NC “Spring” Signals Indoor Carpet Beetle Activity

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photos showing an adult carpet beetle from the top and side. You can see a small, round/oval beetle with patterns of small orange, white and black scales

An adult carpet beetle (Anthrenus verbasci).

You may be noticing numerous, small (~2-3 mm), round critters crawling along window sills lately — I know I have been! If so, they are likely carpet beetles (Dermestidae: Anthrenus sp.).

The ones seen at windows are the adults that developed from larvae commonly found in homes. In the spring, when flowers begin to bloom, the beetles attempt to leave houses by finding sunlight, thus their attraction to windows. Once at the flowers they feed on nectar and look for mates.

A white cluster of small viburnum flowers being visited by a small carpet beetle adult

A carpet beetle visiting a flower (upper left on flowers).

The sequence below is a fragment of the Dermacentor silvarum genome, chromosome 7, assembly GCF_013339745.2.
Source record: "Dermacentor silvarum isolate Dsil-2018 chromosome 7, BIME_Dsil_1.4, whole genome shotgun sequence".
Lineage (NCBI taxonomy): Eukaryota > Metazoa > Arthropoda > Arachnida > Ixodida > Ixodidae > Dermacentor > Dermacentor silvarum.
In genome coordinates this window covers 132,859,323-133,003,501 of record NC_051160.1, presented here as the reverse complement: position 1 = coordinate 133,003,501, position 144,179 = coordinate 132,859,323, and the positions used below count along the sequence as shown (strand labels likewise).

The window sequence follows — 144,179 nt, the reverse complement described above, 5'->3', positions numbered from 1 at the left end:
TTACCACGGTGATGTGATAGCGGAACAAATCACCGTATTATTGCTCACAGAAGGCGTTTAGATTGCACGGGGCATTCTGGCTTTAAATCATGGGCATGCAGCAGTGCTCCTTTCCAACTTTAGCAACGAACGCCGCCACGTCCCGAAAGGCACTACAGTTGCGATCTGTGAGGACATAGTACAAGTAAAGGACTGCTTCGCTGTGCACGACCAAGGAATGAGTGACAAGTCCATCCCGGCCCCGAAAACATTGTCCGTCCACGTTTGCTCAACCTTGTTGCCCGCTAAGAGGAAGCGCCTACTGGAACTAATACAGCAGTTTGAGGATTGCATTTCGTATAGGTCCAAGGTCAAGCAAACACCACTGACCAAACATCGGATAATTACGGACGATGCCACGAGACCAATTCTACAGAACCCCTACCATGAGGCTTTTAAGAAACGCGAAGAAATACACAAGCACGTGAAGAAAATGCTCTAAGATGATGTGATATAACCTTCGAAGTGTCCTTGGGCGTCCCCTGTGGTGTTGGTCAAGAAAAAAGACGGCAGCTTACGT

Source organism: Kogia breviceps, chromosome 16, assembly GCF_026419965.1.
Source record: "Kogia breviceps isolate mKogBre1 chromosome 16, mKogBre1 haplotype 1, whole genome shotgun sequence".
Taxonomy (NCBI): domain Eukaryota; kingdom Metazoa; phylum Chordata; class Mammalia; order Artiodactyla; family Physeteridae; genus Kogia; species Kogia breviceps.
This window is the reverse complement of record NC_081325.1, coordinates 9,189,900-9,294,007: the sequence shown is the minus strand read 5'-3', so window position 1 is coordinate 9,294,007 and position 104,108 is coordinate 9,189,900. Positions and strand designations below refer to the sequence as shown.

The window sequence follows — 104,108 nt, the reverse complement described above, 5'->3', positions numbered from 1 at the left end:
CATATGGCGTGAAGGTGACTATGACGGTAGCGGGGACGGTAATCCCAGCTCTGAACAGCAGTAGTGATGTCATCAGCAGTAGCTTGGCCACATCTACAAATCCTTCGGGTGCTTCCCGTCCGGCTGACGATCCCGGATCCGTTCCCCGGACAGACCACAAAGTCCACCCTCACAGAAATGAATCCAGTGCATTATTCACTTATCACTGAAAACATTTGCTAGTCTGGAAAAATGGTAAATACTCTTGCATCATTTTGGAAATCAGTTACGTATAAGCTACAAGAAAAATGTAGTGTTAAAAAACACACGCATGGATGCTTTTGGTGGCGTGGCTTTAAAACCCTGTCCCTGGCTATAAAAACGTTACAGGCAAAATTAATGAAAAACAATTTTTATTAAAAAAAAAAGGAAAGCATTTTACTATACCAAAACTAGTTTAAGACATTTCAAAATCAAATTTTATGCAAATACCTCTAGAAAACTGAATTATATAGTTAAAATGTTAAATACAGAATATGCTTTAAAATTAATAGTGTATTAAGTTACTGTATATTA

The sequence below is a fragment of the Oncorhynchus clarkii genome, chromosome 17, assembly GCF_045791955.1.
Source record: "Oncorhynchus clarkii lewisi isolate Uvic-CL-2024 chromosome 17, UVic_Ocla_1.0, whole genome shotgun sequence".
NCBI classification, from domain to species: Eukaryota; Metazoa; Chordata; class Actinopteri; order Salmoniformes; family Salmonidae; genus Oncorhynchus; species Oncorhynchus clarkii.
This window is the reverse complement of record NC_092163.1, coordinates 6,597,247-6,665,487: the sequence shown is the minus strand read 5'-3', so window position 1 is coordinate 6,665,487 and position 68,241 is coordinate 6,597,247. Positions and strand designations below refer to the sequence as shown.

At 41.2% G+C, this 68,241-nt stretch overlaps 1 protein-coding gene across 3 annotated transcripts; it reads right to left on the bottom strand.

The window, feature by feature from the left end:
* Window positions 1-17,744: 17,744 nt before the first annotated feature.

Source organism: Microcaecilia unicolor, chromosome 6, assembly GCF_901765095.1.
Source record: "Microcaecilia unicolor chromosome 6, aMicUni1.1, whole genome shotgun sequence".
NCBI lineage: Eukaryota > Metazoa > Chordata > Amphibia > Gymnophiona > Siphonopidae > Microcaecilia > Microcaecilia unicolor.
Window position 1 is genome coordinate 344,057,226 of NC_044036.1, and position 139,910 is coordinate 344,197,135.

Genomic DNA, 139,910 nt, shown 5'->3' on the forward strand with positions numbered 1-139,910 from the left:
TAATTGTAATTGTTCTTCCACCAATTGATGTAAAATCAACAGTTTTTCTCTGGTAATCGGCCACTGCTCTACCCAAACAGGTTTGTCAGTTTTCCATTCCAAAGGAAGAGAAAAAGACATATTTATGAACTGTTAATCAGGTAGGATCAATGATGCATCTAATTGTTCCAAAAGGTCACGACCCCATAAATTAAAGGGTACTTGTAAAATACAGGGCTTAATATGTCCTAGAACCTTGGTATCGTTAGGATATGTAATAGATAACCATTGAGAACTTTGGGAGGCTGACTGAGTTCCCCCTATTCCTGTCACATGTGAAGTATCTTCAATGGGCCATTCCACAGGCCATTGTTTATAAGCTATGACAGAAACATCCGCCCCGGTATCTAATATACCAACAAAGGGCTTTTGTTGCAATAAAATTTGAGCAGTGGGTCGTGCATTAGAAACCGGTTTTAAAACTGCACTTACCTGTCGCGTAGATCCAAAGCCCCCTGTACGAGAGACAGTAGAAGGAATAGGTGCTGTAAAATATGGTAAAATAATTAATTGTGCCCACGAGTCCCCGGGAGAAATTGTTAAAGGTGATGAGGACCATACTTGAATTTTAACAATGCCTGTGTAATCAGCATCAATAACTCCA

Though adults aren’t damaging (regardless of the nuisance they might pose), large numbers may signal a large population of their larvae in the home.

a small, caterpillar-like larva with bands of spiky hairs

A carpet beetle larva.

These beetles live a long time as larvae, crawling around floors and in containers without a good seal. They feed on wool and other furs, feathers, dead insects, and other protein-rich organic materials. In a study we did several years ago, we found 100% of the surveyed homes had these larvae, but some have more than others.

Larval carpet beetles can damage certain animal-based textiles, so large numbers may destroy items of value. For more information on fabric pests, please see this NC State fact sheet.

By the way, I posted the following tweet last year at almost the same exact time that I noticed them this year. Thus, early February appears to be the beginning of adult carpet beetle season!

screenshot of a tweet about these beetles by the author from last year at this time